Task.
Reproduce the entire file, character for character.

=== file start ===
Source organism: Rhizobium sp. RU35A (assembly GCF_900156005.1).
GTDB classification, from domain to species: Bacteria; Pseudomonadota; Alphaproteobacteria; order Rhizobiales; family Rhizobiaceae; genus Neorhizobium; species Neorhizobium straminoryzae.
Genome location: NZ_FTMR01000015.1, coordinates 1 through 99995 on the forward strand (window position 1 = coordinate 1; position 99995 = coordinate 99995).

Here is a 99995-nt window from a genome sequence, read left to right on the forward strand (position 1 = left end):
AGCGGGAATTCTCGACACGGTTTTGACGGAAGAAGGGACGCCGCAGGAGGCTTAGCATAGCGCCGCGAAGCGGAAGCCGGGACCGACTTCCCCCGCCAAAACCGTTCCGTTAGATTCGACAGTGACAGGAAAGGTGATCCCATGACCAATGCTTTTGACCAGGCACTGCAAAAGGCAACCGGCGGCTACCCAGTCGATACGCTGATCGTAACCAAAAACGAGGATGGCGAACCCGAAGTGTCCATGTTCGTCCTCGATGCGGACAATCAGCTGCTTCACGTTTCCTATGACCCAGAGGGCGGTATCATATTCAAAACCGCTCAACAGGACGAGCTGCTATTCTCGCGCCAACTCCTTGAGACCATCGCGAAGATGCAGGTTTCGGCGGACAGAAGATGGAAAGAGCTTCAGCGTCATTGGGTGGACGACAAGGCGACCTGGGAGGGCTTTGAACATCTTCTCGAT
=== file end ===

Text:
Source organism: Rhizobium sp. RU35A (assembly GCF_900156005.1).
GTDB classification, from domain to species: Bacteria; Pseudomonadota; Alphaproteobacteria; order Rhizobiales; family Rhizobiaceae; genus Neorhizobium; species Neorhizobium straminoryzae.
Genome location: NZ_FTMR01000015.1, coordinates 1 through 99995 on the forward strand (window position 1 = coordinate 1; position 99995 = coordinate 99995).

Here is a 99995-nt window from a genome sequence, read left to right on the forward strand (position 1 = left end):
AGCGGGAATTCTCGACACGGTTTTGACGGAAGAAGGGACGCCGCAGGAGGCTTAGCATAGCGCCGCGAAGCGGAAGCCGGGACCGACTTCCCCCGCCAAAACCGTTCCGTTAGATTCGACAGTGACAGGAAAGGTGATCCCATGACCAATGCTTTTGACCAGGCACTGCAAAAGGCAACCGGCGGCTACCCAGTCGATACGCTGATCGTAACCAAAAACGAGGATGGCGAACCCGAAGTGTCCATGTTCGTCCTCGATGCGGACAATCAGCTGCTTCACGTTTCCTATGACCCAGAGGGCGGTATCATATTCAAAACCGCTCAACAGGACGAGCTGCTATTCTCGCGCCAACTCCTTGAGACCATCGCGAAGATGCAGGTTTCGGCGGACAGAAGATGGAAAGAGCTTCAGCGTCATTGGGTGGACGACAAGGCGACCTGGGAGGGCTTTGAACATCTTCTCGAT